In many regions around the world, those at highest risk for acquiring HIV are young adults and adolescents. Young men who have sex with men in the USA are the group at greatest risk for HIV acquisition, particularly if they are part of a racial or ethnic minority group.1 Adolescent girls and young women have the highest incidence rates of any demographic subgroup in sub-Saharan Africa.2 To reverse the global AIDS pandemic’s toll on these high-risk groups, it is important to (...)
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  20.  15
    Conflicts Between Regulations and Ethical Principles: Resolving Ambiguity in Favor of the Ethically Preferable Outcome.Seema K. Shah & Kathryn Porter - 2018 - American Journal of Bioethics 18 (4):93-94.
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  21.  22
    How Lethal Injection Reform Constitutes Impermissible Research on Prisoners.Seema K. Shah - manuscript
    This essay exposes how recent attempts at lethal injection reform have involved unethical and illegal research on prisoners. States are varying the doses and types of drugs used, developing methods designed for non-medical professionals to administer medical procedures, and gathering data or making provisions for the gathering of data to learn from executions gone wrong. When individual prisoners are executed under these conditions, states are conducting research on them. Conducting research or experimentation on prisoners in the process of reform is (...)
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  22.  6
    HIV Remission in Neonates: Ethical and Human Rights Considerations.Seema K. Shah & Benjamin S. Wilfond - 2015 - Perspectives in Biology and Medicine 58 (3):341-343.
    A published case report of an infant who inadvertently developed remission of HIV viral expression has prompted research to determine if this observation is reproducible and can offer a potentially novel clinical approach to inducing sustained viral remission of HIV.Typically HIV-infected mothers receive antiretroviral therapy before delivery and infants receive between one and three drugs at “low doses” for prevention. In the case report, the mother delivered before she could receive ART. The infant was placed on a three-drug approach with (...)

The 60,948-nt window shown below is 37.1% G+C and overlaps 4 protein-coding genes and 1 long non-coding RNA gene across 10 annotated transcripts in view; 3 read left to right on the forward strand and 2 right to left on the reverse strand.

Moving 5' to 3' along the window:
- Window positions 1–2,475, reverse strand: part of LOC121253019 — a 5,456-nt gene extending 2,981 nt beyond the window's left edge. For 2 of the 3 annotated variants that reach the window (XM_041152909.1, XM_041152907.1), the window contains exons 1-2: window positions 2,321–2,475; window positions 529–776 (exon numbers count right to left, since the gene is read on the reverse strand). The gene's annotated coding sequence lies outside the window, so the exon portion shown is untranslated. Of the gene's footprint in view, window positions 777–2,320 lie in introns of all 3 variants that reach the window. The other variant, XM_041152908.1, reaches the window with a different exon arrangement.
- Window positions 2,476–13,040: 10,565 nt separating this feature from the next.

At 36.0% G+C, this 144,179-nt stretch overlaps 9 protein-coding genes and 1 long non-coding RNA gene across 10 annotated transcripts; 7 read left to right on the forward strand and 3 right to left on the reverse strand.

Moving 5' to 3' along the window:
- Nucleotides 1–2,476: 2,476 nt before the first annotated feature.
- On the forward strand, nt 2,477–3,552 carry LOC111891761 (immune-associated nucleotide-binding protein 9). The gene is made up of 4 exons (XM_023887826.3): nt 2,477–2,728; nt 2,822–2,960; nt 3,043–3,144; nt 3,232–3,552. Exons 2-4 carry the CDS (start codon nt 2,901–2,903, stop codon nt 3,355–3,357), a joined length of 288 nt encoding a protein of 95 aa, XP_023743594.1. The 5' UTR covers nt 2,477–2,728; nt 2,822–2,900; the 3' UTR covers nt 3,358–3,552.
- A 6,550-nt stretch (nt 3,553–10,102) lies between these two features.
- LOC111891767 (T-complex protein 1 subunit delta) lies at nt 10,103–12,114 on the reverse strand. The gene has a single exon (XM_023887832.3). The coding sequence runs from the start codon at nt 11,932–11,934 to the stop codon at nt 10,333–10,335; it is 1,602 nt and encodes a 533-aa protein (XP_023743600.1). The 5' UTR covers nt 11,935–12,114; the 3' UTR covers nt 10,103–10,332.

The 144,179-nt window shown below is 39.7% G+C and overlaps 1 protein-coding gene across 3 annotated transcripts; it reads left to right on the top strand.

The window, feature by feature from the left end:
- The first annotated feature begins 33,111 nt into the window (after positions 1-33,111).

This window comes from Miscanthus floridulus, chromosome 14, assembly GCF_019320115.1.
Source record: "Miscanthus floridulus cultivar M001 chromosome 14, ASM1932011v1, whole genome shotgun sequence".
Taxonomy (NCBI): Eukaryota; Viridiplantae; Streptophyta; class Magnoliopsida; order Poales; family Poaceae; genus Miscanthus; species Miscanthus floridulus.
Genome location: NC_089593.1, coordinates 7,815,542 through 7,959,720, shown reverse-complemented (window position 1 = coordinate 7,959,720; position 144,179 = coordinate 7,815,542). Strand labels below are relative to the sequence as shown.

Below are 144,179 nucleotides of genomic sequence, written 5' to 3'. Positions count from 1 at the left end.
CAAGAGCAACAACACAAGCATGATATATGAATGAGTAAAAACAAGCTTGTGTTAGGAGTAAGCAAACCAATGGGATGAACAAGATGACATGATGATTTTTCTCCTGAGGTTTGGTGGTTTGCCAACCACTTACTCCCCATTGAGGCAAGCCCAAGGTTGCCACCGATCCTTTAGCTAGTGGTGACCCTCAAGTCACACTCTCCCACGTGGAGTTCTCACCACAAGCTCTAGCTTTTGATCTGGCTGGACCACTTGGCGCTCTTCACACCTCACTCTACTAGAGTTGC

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  23.  9
    The Role of Community Engagement in Novel HIV Research in Infants.Seema K. Shah & Benjamin S. Wilfond - 2015 - Perspectives in Biology and Medicine 58 (3):344-347.
    The proposed study would be a single-arm interventional trial in a community where HIV is endemic. The proposed observational design can provide confirmatory data for the initial clinical observation, data that would be necessary before considering whether a randomized controlled trial is appropriate. A previous ethical analysis has argued for conducting such a study in a country with limited resources and with higher HIV prevalence, and to recruit those with the highest risk of transmission. The primary rationale was to address (...)
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  24.  14
    When to Start Paediatric Testing of the Adult HIV Cure Research Agenda?Seema K. Shah - 2017 - Journal of Medical Ethics 43 (2):82-86.